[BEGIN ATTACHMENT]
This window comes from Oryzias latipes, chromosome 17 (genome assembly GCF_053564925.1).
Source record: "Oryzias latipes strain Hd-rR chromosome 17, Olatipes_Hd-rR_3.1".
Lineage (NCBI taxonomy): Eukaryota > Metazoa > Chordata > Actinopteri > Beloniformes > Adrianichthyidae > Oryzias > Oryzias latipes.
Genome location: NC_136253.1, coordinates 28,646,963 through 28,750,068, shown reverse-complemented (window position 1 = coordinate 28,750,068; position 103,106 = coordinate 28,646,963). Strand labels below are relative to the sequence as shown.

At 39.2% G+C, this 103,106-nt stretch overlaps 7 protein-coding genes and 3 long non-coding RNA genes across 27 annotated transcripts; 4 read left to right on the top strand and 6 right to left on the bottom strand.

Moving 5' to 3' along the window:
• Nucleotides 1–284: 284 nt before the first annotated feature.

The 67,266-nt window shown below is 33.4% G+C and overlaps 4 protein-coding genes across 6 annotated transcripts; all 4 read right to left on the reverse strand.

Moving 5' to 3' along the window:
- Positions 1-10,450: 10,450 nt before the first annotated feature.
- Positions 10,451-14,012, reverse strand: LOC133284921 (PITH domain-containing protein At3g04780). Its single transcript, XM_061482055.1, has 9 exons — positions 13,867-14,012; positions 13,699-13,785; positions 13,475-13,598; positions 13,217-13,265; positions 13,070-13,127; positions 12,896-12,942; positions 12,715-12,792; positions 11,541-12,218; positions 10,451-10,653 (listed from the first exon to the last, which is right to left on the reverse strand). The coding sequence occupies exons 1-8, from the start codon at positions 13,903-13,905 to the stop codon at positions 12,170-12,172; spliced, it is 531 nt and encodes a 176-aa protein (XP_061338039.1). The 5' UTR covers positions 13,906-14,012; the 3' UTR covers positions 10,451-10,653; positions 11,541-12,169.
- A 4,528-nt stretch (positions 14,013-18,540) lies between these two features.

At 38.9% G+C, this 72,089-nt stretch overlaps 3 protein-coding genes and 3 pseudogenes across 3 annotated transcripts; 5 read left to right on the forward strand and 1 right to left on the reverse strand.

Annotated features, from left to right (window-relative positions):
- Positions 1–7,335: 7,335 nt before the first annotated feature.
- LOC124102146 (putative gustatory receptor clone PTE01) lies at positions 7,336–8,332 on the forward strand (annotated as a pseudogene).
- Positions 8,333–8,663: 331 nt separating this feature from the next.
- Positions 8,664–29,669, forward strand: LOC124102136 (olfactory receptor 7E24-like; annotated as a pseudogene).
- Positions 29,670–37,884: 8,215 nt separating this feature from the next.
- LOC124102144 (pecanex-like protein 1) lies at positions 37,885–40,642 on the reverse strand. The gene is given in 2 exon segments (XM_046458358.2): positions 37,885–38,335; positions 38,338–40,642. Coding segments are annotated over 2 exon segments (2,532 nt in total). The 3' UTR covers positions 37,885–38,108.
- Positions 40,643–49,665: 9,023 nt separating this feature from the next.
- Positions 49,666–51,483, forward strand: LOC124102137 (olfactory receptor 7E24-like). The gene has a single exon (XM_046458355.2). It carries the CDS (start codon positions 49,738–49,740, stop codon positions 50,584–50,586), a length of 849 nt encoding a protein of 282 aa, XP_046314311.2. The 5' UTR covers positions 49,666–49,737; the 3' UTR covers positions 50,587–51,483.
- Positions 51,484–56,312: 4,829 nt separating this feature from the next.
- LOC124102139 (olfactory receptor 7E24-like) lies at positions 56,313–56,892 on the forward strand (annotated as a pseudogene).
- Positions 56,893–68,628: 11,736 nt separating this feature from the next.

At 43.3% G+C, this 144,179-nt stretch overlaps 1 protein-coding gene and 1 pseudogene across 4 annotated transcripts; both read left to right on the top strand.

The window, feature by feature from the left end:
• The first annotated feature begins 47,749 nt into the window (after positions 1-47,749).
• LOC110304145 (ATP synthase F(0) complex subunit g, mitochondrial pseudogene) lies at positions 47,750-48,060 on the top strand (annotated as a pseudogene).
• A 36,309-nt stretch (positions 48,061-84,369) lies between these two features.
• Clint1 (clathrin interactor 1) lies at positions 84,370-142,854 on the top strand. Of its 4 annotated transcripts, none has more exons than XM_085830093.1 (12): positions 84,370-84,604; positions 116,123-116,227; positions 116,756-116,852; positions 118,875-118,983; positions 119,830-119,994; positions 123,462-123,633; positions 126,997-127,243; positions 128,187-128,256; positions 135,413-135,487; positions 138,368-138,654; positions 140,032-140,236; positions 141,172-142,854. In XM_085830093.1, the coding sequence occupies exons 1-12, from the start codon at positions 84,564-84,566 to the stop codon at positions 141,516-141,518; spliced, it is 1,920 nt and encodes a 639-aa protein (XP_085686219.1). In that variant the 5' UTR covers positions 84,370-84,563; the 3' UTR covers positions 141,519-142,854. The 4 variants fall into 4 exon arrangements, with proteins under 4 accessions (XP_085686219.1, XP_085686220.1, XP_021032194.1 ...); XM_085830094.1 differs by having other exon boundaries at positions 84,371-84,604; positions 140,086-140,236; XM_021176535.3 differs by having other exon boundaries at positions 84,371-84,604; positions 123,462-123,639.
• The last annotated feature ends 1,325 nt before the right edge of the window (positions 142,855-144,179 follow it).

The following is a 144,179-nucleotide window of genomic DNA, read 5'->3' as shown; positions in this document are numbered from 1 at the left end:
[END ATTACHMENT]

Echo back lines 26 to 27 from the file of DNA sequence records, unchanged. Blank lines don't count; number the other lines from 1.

At 43.3% G+C, this 144,179-nt stretch overlaps 1 protein-coding gene and 1 pseudogene across 4 annotated transcripts; both read left to right on the top strand.

The window, feature by feature from the left end: